Union, is of too much eorterjuence to be rrer-
looked by any one who take an interest ilk
public affair or the domestic policy of ths
country. Of how much greater importance
then must it be to the citizens of so flourish
ing and poVerful a S.ate a Ohio whose po
sition, territory, population, industry and im
no:. , (l J
any State of the Union, and certainly neref
ran be rivalled by any of the magic fii'erhood
that spring into existence, along the almost,
endless streams that pour their annual floods
into the majestic Mississippi. It is a tort of
central, or "neutral grounii,1 where the in
habitants of all other States meet, in the'if
periodical migrations, mingling their opinions
ller government, her politics, Iter agriculture
commerce, and improvement in the facility
of transportation and travel, will all therefore,
be of deep interest to the nation, and of great
magnitude to h- rself. And a paper blending
in its cilumns theso various, though connects
cd interests, cannot fa:l to meet the very gen
eral approbation of an enlightened public,
Satitficd that nt people tan be prosperous)
and happy without they are free free in
thought, free in every good work, five Irorn
the sl.ackels of vicious and mistaken legisla
tion, ti e Ohio Statesman will espouse the
doctrines of the good old Democratic school.
The supremacy of lite people, the rights of
the States, and a light and simple govern
men' in contradistinction to a ponderoua
and c mplex one. These will be the cardin
al principl'-s that shall direct me in my edito
rial labor, and upon which 1 shall di ate a
time and circumstances require. Those who
Hregi verntd by honest motives and correct
doctrine cannot stray far f'om the line of jus
t ce, nor commit political errors of any great
magnitude, and such I sincerely hope may
be the enviable lot of the "Ohio bTiTESXAS.
Men may change, but principles are at en
during as the knowledge of "good and evil."
The advocates of legalize J monopolies will
always be distinguished from the friends of
equal laws and individual independence, until
reason aha!l hare lost her empire and the na
tive digni'yof our lace extinguished.
Having scanned closely the private and po
litical histo y of Mr Van Buren, I early
came warm and active in his nomination and
election to the exallrd station be now fills,
and from the evidences j et before us of Lis
fitness for the office to which the partialities)
of his countrymen have promoted him, I am,
more than gratified at the triumph of correct
principles in hit elevation, and feel it a duty
of conscience to g ve my utmost support to
sustain his administration. The more the
character nf Mr. Van nnp.n ett.A'.oA n.t
his acts examined into, the wider Hill public
confidence be extended, and the more ceM
tain his success over opponents, who, while
they envy ami revile, yet admire and feel ihe
.'orce of hir talents, aiid the power of his un
Democrats of Ohio! it Is unnecessary for 016
to say mere . To a vrry large pi nion f you,
I claim a personal as Well as political acquain
tance. But to be useful and make my papet
respectable and independent, I must have
your undivided support a support which 1
know yon are able, and I doubt not re most
willing to gire. Our interests are one, and
inseperable, and my highest wish is to de-t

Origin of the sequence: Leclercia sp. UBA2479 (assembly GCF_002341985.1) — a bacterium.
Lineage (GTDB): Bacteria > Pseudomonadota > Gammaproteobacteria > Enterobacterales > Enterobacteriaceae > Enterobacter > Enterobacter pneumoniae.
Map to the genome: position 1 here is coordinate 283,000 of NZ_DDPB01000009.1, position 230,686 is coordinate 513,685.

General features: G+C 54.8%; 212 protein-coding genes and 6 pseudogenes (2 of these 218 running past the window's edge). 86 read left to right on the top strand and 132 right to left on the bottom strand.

serve that confidei.ee which may be placed
in me, in this undertaking.
Tsbms. The "Onto Statxshah" will be
published weekly, (except during the sitting'
of the Legislature, when it will be issued twict
a week .) at three dollars a year. Pupers will
always be sent at the request of responsible
individuals without the money if it is draiicJ
the subsciber holding himself to te drawn
on at pleasure. The impossibility f collect
ing accounts at a distance, except at great ex
pense, is the cause of this necessary arrange
Persons to whom this prospectus is aenl,will
p'ease circulate it, or hand it to a friend. Sub
scribers will have the Hemisphere sent then
until the change is made, if they require IU
Colcm Bcs,May ;J 837; '
I N the Supreme Court,
VnCHtion a.fter August
Term A D 1836.
. Petition for Divorce..
Tiik-Statx or Ohio.
Betsey M Farnum, J -
fipilE said Betsey i'J- Farnum will please to?
JL lake notice thai tlie said Edward riiu
ntim, her husband, has this day fi'ed his Peti
tion in the office ot the Clerk of said Court,
praying for a divorce, and has assigned for-
cause wilful absence for more than threat
years. , .
The said Betsey M. Farnum can appear at
a Term of said Court, to be holden at Karen
na on the fourth day of September next, anc -show
cause, if any she have, why said petition
should not be granted.
L. V. Bii acs, Sul'r. -
May 18. 1837.2m GF.O. KIRKUM. Cf.
"lu the Supreme Court
Tns State or Onto. YacR,io Au ,
Portage County, s'. jjTtrm A. jj. 836. .
Caroline M, Bates, ,
vs. Petition for Divorce
Henry D. Hales. J ' ' -
rBMIE said Henry D Bates, will lake notice
JL that the said Caroline M. Bates, his wife,
has filed hi r petition in the office of tle Clerk
of said Court, on this I81I1 day of My, A. Da
1837,'prayihu, lot- Divorce, and has assignee
for cause,, hubitual drunkness for more than
three yeais, and willul absence for more than,
Further proceedings will be had at a Terra
. r .1 1 ...., k I ... 1 . 1 a. ijn,.Anv, ...
the fourth day of September next, at which -sime
sa'd Henry D.. B .tes may appear, and
show cause, if any he have, why the prayer off
said Petitioner should not be granted- ,
L V. Bieics, Sofr.
May 18. 1837. 2m GEO. KIRKVM.CM.
CLOTH DRESSING AND MAH
THE subscriber would inform hiaoldfrienda.
and the public generally , that he ha ta
ken his old Stand of Pumeroy & Rhodes,,
where he is now prepared to do business iq
the above line en short notice und reasonable)
terms. His machinery is good and has expet
rienced workmen, and believes will be able to,
eive general satisfaction. ' ' ?
6 JOSHUA wc-ODAim.
Franklin May 25, 1P37 ' ' Jt